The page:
I could come up to Red Feather and try to build a log cabin around the fireplace.
My job was mostly to peel the logs and to keep busy. We started at sunup, worked
`til sundown (because there’s still no electricity; you can’t have lights at night).
In those days also, in the 1940s, other people, friends from Omaha, would say … .
My dad would tell them about the project that we were going to do. And one was
an electrician, and he said, “Well, I’ll be glad to come up and help you with your
electrical work.” And another was a sheet-metal worker and he said, “I’ll be glad
to come up and help you with the furnace stuff.” And another was a plumber and
he would come up and help. So by the end of the summer, we had built a nice little
log cabin. It was going to last us, actually from 1944 `til about 1960. This
would’ve probably gone on and on forever, but I’ll interrupt it and put something
After the war was over, we were living in that little log cabin. And we had the 90
acres. The horses had multiplied now to three or four or five. My dad is having a
great time, and my sister and I are enjoying it a little bit more. That, by the way,
was the second serendipity — that a golf course had to go bankrupt. And what I
forgot to tell you was that they wanted $2,125 for the 90 acres and the clubhouse
(which wasn’t anymore). And by that time, because we had fixed up the other
house, we sold it for $2,125. So financially — because the logs were free, the
labor was free — really, this is the [amazing] part of the story: There’s not much
expense in having what we had at that particular point.
Then, when the war was over, by 1946, people started coming back. In `45, the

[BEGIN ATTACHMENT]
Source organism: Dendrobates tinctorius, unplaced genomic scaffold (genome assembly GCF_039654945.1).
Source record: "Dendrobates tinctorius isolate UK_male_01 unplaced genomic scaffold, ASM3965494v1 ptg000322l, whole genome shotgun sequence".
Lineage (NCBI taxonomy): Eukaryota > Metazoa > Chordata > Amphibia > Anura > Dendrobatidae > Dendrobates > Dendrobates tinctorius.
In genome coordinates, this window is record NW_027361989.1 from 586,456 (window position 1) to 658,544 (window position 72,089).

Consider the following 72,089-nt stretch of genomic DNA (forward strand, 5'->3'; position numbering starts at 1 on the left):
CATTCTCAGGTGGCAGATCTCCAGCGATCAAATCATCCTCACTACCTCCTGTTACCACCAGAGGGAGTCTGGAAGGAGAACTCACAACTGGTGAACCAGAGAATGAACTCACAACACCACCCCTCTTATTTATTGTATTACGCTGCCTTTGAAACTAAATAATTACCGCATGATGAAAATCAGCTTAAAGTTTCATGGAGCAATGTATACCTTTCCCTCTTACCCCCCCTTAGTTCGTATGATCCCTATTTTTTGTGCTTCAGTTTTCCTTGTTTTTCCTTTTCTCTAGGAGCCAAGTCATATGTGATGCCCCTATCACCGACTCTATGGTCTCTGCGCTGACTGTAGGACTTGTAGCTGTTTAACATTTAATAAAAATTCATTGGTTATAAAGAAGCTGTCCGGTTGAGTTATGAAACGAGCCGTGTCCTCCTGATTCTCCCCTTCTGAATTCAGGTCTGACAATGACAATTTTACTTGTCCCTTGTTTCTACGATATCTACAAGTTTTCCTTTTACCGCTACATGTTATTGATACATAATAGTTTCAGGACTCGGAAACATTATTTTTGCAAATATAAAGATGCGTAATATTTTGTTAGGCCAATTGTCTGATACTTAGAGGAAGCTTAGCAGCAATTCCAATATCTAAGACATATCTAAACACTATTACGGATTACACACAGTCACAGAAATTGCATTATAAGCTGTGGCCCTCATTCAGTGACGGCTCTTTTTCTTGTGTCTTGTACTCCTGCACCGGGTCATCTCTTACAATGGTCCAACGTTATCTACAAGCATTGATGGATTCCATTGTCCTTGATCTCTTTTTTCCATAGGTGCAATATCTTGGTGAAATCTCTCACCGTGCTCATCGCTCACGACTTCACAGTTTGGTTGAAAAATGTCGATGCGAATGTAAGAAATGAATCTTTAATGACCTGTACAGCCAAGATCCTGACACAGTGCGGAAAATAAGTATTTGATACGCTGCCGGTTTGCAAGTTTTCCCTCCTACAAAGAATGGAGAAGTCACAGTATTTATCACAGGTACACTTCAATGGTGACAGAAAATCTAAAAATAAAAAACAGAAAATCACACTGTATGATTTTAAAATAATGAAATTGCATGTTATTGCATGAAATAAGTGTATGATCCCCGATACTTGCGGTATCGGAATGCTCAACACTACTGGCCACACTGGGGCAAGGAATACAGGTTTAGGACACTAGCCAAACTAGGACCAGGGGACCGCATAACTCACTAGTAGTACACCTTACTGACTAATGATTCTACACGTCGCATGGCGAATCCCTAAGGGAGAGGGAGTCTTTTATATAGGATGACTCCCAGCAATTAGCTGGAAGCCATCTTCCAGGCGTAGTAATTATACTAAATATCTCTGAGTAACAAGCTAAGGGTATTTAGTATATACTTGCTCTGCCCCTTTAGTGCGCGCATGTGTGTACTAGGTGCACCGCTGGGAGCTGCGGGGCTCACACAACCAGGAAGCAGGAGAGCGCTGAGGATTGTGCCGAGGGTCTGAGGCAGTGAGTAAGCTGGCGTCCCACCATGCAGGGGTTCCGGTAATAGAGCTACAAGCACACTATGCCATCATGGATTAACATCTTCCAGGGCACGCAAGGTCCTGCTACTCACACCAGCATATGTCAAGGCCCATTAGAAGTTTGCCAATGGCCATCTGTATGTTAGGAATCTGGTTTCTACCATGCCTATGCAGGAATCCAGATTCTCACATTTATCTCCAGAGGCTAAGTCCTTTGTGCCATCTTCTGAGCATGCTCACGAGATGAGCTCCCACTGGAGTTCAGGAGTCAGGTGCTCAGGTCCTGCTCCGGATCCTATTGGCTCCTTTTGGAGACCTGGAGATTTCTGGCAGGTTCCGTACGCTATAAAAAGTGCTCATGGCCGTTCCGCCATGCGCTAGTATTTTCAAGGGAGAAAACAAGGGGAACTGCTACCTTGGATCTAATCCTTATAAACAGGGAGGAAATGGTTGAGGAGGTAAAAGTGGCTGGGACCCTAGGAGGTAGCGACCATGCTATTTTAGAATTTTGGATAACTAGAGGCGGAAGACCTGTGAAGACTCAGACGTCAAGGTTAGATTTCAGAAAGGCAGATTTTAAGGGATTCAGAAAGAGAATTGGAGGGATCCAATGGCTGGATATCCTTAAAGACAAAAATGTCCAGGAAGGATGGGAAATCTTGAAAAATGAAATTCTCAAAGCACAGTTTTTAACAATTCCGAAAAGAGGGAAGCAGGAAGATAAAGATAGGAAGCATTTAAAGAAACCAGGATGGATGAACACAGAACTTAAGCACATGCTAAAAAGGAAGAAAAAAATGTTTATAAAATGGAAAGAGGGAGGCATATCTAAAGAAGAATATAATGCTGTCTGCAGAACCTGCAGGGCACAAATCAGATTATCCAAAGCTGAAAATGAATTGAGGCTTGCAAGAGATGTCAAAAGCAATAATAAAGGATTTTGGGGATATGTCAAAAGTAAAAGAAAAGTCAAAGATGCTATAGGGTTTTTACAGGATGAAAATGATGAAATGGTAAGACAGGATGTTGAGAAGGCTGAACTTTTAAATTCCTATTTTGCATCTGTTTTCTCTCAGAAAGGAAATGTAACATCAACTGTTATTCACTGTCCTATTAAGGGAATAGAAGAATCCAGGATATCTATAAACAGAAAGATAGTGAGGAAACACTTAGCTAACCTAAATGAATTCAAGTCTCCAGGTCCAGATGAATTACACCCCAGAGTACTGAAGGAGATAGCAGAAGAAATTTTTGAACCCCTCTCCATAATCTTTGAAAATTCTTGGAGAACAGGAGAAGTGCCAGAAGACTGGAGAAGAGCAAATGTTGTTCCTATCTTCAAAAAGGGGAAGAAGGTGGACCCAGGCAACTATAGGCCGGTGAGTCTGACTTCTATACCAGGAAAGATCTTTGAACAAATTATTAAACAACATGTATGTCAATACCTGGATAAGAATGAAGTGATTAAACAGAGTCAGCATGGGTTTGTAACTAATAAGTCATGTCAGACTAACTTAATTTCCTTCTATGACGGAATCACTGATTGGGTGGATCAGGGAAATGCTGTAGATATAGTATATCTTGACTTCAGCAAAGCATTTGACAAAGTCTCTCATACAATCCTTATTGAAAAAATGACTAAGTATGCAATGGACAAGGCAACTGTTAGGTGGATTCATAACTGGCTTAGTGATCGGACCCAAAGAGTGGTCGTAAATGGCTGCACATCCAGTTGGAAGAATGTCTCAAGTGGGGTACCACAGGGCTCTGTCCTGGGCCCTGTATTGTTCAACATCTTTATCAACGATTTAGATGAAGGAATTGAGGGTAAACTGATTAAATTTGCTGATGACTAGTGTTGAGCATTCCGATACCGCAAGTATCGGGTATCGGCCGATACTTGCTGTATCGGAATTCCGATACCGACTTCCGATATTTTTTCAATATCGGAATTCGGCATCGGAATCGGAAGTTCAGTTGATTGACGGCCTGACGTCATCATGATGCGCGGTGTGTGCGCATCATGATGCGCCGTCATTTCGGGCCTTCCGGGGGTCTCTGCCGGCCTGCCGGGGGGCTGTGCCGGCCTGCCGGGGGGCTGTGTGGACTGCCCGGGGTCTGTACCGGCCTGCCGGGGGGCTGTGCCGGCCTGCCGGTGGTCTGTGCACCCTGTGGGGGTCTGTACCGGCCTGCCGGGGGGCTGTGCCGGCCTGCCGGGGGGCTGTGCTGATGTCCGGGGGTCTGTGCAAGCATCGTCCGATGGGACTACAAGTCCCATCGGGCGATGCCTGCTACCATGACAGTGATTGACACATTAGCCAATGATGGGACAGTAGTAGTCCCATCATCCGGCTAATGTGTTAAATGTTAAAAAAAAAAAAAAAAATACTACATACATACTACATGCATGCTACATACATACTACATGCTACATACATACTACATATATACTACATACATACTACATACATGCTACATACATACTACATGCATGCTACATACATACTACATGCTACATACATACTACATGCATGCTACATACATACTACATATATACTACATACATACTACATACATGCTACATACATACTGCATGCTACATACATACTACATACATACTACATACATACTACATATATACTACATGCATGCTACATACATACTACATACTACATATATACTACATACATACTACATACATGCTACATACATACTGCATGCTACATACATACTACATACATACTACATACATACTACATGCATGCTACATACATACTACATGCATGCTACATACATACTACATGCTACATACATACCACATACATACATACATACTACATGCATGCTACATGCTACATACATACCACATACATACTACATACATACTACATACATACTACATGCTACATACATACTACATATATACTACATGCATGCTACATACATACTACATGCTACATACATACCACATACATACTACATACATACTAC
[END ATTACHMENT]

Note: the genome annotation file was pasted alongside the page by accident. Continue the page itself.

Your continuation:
war was still going on through the summer. So in the summer of `46, people
started coming back up to Red Feather, interested in finding property or building or
buying something so that they could vacation again. And they started making cars
all over again and so forth. So anyway, my dad took ten one-acre sites on the far
west end of the 90 acres, which kind of rolled up into the trees — it really didn’t
have grass anyway, and what we wanted was grass for the horses. So he sold ten
one-acre sites to these people who were looking for sites to build a cabin, at $1000
each. So that made $10,000, which — if there had been any expenses in building
whatever we had built or doing whatever we had done — would still put us ahead
financially, whatever the cost might have been.
Anyway, then things would have gone on fine forever — probably. And there are
other stories we could tell about how the horses got out every winter [when we
would go home], but I won’t tell you that either. But there was water on the land.
There’s still that spring, that’s right on the north side of the Red Feather Road as
you come up on that particular place. And also the irrigation ditch that goes to
West Lake would come though. So there was always water for the horses.
But the bad thing now — and this is probably another serendipity, number three —